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Little Blog on the Prairie: 05/09/13

cover art

Little Blog on the Prairie by Cathleen Davitt Bell is about Gen Welsh and her family spending a grueling and frustrating summer living in the "frontier" for their summer vacation. They are forced to compete against other families and are graded on their progress. Meanwhile Gen uses her smuggled in cell phone to micro blog about the experience in texts she sends to a friend.

Gen and her family are a typical tween/YA dysfunctional family thrown into an unusual situation. Their part of the story, while by the books, is rather well told. The few blog posts we get to read from Gen are actually hilarious. Had the entire book been written as a series of texts — such as the internet girls series by Lauren Myracle, or the diary posts from the Georgia Nicholson series by Louise Rennisen, I would have given this book five stars.

Although the book is still told from Gen's first person point of view, it's told not through her writing, but more from an internal dialog. This gives Bell more time to show off how Camp Frontier works and it's in these details that the book falls apart.

The camp is set in rural Wyoming. No problem. Wyoming is still the least densely populated state with 5.1 people per mile (compared to a national average of 79.7) (2010 U.S. Census data). The owners claim that their camp is reproducing life as it was in 1890. It is here — this date — that things fall apart. 1890 is the year that the U.S. census reported the need to draw a frontier line (defined as having a population density of less than 2.2 people per square mile on average) on its maps. Thus the frontier was proclaimed "closed."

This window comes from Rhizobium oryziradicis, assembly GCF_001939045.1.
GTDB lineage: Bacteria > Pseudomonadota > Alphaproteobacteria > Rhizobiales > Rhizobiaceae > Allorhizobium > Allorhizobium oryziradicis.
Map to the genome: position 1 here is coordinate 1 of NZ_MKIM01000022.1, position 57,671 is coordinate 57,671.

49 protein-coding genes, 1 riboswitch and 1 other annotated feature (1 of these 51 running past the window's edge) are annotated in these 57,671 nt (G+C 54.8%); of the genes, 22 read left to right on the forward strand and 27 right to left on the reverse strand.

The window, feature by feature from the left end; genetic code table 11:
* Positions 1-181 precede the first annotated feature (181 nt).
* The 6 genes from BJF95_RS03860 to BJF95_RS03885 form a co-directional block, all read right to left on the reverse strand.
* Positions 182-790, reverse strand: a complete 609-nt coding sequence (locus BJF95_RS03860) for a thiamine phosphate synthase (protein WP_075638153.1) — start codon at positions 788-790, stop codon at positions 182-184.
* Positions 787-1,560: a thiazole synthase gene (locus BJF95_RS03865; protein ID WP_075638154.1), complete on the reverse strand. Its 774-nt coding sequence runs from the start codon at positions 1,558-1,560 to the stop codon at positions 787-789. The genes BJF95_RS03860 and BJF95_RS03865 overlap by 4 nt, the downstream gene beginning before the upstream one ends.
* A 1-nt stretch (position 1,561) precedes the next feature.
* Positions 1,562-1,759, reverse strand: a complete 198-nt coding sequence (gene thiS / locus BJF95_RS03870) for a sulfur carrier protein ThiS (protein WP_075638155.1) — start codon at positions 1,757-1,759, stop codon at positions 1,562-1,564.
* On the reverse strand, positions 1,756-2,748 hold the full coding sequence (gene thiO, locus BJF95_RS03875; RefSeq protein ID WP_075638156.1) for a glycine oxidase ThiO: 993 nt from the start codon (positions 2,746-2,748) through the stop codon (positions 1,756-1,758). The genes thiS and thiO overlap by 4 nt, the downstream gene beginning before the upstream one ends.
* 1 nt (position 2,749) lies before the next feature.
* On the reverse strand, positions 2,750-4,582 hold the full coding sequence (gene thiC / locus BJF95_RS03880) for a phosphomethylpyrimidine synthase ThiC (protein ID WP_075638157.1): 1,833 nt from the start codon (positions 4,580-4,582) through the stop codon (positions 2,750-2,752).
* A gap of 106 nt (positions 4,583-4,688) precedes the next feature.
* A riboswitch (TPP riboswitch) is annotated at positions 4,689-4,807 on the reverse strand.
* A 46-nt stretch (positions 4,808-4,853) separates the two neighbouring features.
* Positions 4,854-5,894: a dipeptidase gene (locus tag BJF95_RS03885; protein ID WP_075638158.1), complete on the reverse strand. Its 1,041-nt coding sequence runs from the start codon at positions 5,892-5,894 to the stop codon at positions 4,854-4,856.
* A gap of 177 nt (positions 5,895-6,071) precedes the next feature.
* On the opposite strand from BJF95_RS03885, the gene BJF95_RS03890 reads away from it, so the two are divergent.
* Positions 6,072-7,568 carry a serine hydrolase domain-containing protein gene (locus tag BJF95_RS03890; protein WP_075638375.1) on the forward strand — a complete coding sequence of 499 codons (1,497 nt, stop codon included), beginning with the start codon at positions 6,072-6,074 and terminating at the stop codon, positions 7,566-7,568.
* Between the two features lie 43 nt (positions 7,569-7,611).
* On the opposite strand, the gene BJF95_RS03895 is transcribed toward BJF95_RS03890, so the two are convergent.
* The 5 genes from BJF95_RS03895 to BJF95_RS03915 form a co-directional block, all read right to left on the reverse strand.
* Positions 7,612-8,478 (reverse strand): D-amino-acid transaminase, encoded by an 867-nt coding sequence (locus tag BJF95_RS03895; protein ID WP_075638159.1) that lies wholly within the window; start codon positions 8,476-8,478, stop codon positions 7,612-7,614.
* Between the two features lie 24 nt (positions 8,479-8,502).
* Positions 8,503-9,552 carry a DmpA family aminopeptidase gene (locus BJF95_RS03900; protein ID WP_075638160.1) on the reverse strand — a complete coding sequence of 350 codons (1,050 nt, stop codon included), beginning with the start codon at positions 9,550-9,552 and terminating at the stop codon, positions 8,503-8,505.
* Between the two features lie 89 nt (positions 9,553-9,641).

Bell in the Afterword credits inspiration for her novel on two things: The Little House on the Prairie television series and PBS's Frontier House. While the Laura Ingalls Wilder books were semi-autobiographic (with details simplified and infant deaths removed), the television series is a far cry from anything close to actual rural life on the American prairie in the 1870s-1880s. Frontier House, while also contrived, was based in an earlier, but legitimately late frontier year — 1883.

One of things the camp owners try to drill into their campers' minds is the importance of self reliance, yet they offer no training (beyond what their daughter offers in an off handed way). The families are told that these were life skills that anyone in 1890 would have. Not necessarily. Those with the means (meaning money) would have hired help in the form of maids or farmhands. Those who didn't want to bother at all with rural life (which were at least two of the families described in the book) would have lived in town.

1890 had a lot more technology than Camp Frontier was either willing to admit or provide: photography, motion pictures, telegraphs, telegrams (Western Union was already 44 years old), telephones (party lines were making it out to rural areas), washing machines (not electric yet), a well established train system (better so than today in some regards) and mail order catalogs. Trains and catalogs made it much easier to import the finer things of city life.

To sum up, then, my biggest complaint with the book is that enough wasn't done to highlight how contrived Camp Frontier was as described. Choosing whether by accident or on purpose the closure of the American frontier as the date to recreate and completely ignoring this piece of history is a HUGE MISSED opportunity.

Three stars

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